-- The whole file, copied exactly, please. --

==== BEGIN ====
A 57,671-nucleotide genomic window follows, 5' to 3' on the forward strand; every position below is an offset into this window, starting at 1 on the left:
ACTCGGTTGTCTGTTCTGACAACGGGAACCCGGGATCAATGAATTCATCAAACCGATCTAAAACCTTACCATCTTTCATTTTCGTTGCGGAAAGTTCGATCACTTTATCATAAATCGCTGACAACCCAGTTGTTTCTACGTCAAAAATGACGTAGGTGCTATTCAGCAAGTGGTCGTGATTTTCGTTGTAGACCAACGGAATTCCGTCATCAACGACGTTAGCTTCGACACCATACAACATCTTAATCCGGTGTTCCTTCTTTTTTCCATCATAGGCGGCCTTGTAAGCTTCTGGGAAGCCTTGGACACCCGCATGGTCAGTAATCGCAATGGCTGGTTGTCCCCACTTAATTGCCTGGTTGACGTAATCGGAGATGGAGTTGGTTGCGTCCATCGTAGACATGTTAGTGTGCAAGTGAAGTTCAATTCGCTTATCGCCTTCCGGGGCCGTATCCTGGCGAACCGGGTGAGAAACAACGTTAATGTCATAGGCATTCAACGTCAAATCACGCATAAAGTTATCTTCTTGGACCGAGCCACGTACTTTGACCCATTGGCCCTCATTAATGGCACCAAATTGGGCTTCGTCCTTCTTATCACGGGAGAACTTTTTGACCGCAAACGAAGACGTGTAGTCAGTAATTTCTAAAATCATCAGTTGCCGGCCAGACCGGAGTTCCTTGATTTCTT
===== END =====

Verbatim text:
A 57,671-nucleotide genomic window follows, 5' to 3' on the forward strand; every position below is an offset into this window, starting at 1 on the left:
ACTCGGTTGTCTGTTCTGACAACGGGAACCCGGGATCAATGAATTCATCAAACCGATCTAAAACCTTACCATCTTTCATTTTCGTTGCGGAAAGTTCGATCACTTTATCATAAATCGCTGACAACCCAGTTGTTTCTACGTCAAAAATGACGTAGGTGCTATTCAGCAAGTGGTCGTGATTTTCGTTGTAGACCAACGGAATTCCGTCATCAACGACGTTAGCTTCGACACCATACAACATCTTAATCCGGTGTTCCTTCTTTTTTCCATCATAGGCGGCCTTGTAAGCTTCTGGGAAGCCTTGGACACCCGCATGGTCAGTAATCGCAATGGCTGGTTGTCCCCACTTAATTGCCTGGTTGACGTAATCGGAGATGGAGTTGGTTGCGTCCATCGTAGACATGTTAGTGTGCAAGTGAAGTTCAATTCGCTTATCGCCTTCCGGGGCCGTATCCTGGCGAACCGGGTGAGAAACAACGTTAATGTCATAGGCATTCAACGTCAAATCACGCATAAAGTTATCTTCTTGGACCGAGCCACGTACTTTGACCCATTGGCCCTCATTAATGGCACCAAATTGGGCTTCGTCCTTCTTATCACGGGAGAACTTTTTGACCGCAAACGAAGACGTGTAGTCAGTAATTTCTAAAATCATCAGTTGCCGGCCAGACCGGAGTTCCTTGATTTCTT